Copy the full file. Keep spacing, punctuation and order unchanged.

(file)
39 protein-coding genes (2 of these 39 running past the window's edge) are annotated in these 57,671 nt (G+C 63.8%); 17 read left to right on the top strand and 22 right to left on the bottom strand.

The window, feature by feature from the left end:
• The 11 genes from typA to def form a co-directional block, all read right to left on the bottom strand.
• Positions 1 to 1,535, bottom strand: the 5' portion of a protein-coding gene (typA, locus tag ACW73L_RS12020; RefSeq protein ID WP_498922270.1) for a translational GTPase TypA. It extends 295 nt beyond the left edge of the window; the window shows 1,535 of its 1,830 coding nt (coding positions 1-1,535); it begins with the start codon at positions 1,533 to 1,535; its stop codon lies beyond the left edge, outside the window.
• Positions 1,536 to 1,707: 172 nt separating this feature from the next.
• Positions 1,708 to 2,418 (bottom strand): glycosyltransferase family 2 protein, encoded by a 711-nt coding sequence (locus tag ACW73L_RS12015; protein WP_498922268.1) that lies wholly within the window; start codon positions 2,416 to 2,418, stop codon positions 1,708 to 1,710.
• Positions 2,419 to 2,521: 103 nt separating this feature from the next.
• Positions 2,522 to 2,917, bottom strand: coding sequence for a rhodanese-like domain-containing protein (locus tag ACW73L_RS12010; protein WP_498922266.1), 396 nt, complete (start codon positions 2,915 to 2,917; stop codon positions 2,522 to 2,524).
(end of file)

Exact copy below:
39 protein-coding genes (2 of these 39 running past the window's edge) are annotated in these 57,671 nt (G+C 63.8%); 17 read left to right on the top strand and 22 right to left on the bottom strand.

The window, feature by feature from the left end:
• The 11 genes from typA to def form a co-directional block, all read right to left on the bottom strand.
• Positions 1 to 1,535, bottom strand: the 5' portion of a protein-coding gene (typA, locus tag ACW73L_RS12020; RefSeq protein ID WP_498922270.1) for a translational GTPase TypA. It extends 295 nt beyond the left edge of the window; the window shows 1,535 of its 1,830 coding nt (coding positions 1-1,535); it begins with the start codon at positions 1,533 to 1,535; its stop codon lies beyond the left edge, outside the window.
• Positions 1,536 to 1,707: 172 nt separating this feature from the next.
• Positions 1,708 to 2,418 (bottom strand): glycosyltransferase family 2 protein, encoded by a 711-nt coding sequence (locus tag ACW73L_RS12015; protein WP_498922268.1) that lies wholly within the window; start codon positions 2,416 to 2,418, stop codon positions 1,708 to 1,710.
• Positions 2,419 to 2,521: 103 nt separating this feature from the next.
• Positions 2,522 to 2,917, bottom strand: coding sequence for a rhodanese-like domain-containing protein (locus tag ACW73L_RS12010; protein WP_498922266.1), 396 nt, complete (start codon positions 2,915 to 2,917; stop codon positions 2,522 to 2,524).